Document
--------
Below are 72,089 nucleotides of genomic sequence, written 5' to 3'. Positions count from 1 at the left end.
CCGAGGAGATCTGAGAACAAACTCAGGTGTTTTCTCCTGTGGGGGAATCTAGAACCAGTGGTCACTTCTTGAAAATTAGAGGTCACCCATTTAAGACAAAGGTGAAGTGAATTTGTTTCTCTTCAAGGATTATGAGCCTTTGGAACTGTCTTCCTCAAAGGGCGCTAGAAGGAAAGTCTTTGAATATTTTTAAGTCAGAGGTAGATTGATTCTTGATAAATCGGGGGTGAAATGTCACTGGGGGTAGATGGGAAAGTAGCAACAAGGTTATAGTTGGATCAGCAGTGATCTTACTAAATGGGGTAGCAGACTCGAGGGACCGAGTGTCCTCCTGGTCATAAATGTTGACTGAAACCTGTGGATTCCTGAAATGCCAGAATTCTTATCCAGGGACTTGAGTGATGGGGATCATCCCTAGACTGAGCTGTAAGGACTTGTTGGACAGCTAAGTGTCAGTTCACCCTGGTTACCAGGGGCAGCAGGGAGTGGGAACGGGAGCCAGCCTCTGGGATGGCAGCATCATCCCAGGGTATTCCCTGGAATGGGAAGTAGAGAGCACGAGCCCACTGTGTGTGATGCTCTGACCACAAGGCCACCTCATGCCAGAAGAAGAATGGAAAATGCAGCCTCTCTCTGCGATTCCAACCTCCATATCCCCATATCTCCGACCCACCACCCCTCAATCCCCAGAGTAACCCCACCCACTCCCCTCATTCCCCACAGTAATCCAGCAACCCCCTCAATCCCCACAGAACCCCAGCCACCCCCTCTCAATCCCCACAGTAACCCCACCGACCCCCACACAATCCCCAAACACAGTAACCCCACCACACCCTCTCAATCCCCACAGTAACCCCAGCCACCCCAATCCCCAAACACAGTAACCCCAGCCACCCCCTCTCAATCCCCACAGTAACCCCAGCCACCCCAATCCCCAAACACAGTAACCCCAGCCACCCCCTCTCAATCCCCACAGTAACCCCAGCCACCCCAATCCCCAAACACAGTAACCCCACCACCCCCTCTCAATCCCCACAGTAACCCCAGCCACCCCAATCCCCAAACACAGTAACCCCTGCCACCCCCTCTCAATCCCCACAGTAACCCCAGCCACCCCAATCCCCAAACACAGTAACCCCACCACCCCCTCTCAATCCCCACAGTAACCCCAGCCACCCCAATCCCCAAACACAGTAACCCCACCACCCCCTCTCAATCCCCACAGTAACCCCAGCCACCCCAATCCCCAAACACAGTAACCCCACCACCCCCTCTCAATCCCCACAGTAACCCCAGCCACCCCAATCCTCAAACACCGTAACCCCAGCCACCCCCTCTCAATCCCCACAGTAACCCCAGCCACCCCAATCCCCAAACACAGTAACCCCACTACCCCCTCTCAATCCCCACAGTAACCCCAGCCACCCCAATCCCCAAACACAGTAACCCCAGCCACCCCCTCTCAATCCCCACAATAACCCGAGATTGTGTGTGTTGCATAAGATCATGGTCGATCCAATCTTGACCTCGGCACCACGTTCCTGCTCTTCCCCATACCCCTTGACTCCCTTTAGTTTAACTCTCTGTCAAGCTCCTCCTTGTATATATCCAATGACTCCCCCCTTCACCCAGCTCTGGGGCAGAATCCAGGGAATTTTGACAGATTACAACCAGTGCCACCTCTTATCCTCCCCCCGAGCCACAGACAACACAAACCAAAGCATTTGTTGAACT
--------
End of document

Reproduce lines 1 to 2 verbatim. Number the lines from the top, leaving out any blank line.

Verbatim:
Below are 72,089 nucleotides of genomic sequence, written 5' to 3'. Positions count from 1 at the left end.
CCGAGGAGATCTGAGAACAAACTCAGGTGTTTTCTCCTGTGGGGGAATCTAGAACCAGTGGTCACTTCTTGAAAATTAGAGGTCACCCATTTAAGACAAAGGTGAAGTGAATTTGTTTCTCTTCAAGGATTATGAGCCTTTGGAACTGTCTTCCTCAAAGGGCGCTAGAAGGAAAGTCTTTGAATATTTTTAAGTCAGAGGTAGATTGATTCTTGATAAATCGGGGGTGAAATGTCACTGGGGGTAGATGGGAAAGTAGCAACAAGGTTATAGTTGGATCAGCAGTGATCTTACTAAATGGGGTAGCAGACTCGAGGGACCGAGTGTCCTCCTGGTCATAAATGTTGACTGAAACCTGTGGATTCCTGAAATGCCAGAATTCTTATCCAGGGACTTGAGTGATGGGGATCATCCCTAGACTGAGCTGTAAGGACTTGTTGGACAGCTAAGTGTCAGTTCACCCTGGTTACCAGGGGCAGCAGGGAGTGGGAACGGGAGCCAGCCTCTGGGATGGCAGCATCATCCCAGGGTATTCCCTGGAATGGGAAGTAGAGAGCACGAGCCCACTGTGTGTGATGCTCTGACCACAAGGCCACCTCATGCCAGAAGAAGAATGGAAAATGCAGCCTCTCTCTGCGATTCCAACCTCCATATCCCCATATCTCCGACCCACCACCCCTCAATCCCCAGAGTAACCCCACCCACTCCCCTCATTCCCCACAGTAATCCAGCAACCCCCTCAATCCCCACAGAACCCCAGCCACCCCCTCTCAATCCCCACAGTAACCCCACCGACCCCCACACAATCCCCAAACACAGTAACCCCACCACACCCTCTCAATCCCCACAGTAACCCCAGCCACCCCAATCCCCAAACACAGTAACCCCAGCCACCCCCTCTCAATCCCCACAGTAACCCCAGCCACCCCAATCCCCAAACACAGTAACCCCAGCCACCCCCTCTCAATCCCCACAGTAACCCCAGCCACCCCAATCCCCAAACACAGTAACCCCACCACCCCCTCTCAATCCCCACAGTAACCCCAGCCACCCCAATCCCCAAACACAGTAACCCCTGCCACCCCCTCTCAATCCCCACAGTAACCCCAGCCACCCCAATCCCCAAACACAGTAACCCCACCACCCCCTCTCAATCCCCACAGTAACCCCAGCCACCCCAATCCCCAAACACAGTAACCCCACCACCCCCTCTCAATCCCCACAGTAACCCCAGCCACCCCAATCCCCAAACACAGTAACCCCACCACCCCCTCTCAATCCCCACAGTAACCCCAGCCACCCCAATCCTCAAACACCGTAACCCCAGCCACCCCCTCTCAATCCCCACAGTAACCCCAGCCACCCCAATCCCCAAACACAGTAACCCCACTACCCCCTCTCAATCCCCACAGTAACCCCAGCCACCCCAATCCCCAAACACAGTAACCCCAGCCACCCCCTCTCAATCCCCACAATAACCCGAGATTGTGTGTGTTGCATAAGATCATGGTCGATCCAATCTTGACCTCGGCACCACGTTCCTGCTCTTCCCCATACCCCTTGACTCCCTTTAGTTTAACTCTCTGTCAAGCTCCTCCTTGTATATATCCAATGACTCCCCCCTTCACCCAGCTCTGGGGCAGAATCCAGGGAATTTTGACAGATTACAACCAGTGCCACCTCTTATCCTCCCCCCGAGCCACAGACAACACAAACCAAAGCATTTGTTGAACT